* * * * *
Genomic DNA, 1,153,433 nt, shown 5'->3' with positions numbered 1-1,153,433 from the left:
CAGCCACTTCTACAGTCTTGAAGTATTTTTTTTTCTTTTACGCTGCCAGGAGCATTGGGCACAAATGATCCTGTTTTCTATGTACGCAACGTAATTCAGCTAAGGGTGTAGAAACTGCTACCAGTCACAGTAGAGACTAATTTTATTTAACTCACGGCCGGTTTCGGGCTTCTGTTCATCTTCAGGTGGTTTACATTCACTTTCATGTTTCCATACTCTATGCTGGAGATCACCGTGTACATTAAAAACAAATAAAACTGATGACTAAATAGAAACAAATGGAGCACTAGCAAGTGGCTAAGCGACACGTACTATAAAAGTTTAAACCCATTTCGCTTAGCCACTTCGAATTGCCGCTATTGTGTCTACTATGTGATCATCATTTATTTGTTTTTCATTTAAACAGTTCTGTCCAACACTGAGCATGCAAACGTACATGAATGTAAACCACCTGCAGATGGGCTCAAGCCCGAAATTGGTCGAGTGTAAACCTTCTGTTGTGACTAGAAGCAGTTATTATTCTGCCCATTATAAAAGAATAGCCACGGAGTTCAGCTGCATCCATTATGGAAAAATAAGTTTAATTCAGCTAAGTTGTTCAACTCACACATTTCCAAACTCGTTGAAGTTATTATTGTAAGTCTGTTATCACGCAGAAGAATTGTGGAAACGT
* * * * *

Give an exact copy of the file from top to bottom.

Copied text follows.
Genomic DNA, 1,153,433 nt, shown 5'->3' with positions numbered 1-1,153,433 from the left:
CAGCCACTTCTACAGTCTTGAAGTATTTTTTTTTCTTTTACGCTGCCAGGAGCATTGGGCACAAATGATCCTGTTTTCTATGTACGCAACGTAATTCAGCTAAGGGTGTAGAAACTGCTACCAGTCACAGTAGAGACTAATTTTATTTAACTCACGGCCGGTTTCGGGCTTCTGTTCATCTTCAGGTGGTTTACATTCACTTTCATGTTTCCATACTCTATGCTGGAGATCACCGTGTACATTAAAAACAAATAAAACTGATGACTAAATAGAAACAAATGGAGCACTAGCAAGTGGCTAAGCGACACGTACTATAAAAGTTTAAACCCATTTCGCTTAGCCACTTCGAATTGCCGCTATTGTGTCTACTATGTGATCATCATTTATTTGTTTTTCATTTAAACAGTTCTGTCCAACACTGAGCATGCAAACGTACATGAATGTAAACCACCTGCAGATGGGCTCAAGCCCGAAATTGGTCGAGTGTAAACCTTCTGTTGTGACTAGAAGCAGTTATTATTCTGCCCATTATAAAAGAATAGCCACGGAGTTCAGCTGCATCCATTATGGAAAAATAAGTTTAATTCAGCTAAGTTGTTCAACTCACACATTTCCAAACTCGTTGAAGTTATTATTGTAAGTCTGTTATCACGCAGAAGAATTGTGGAAACGT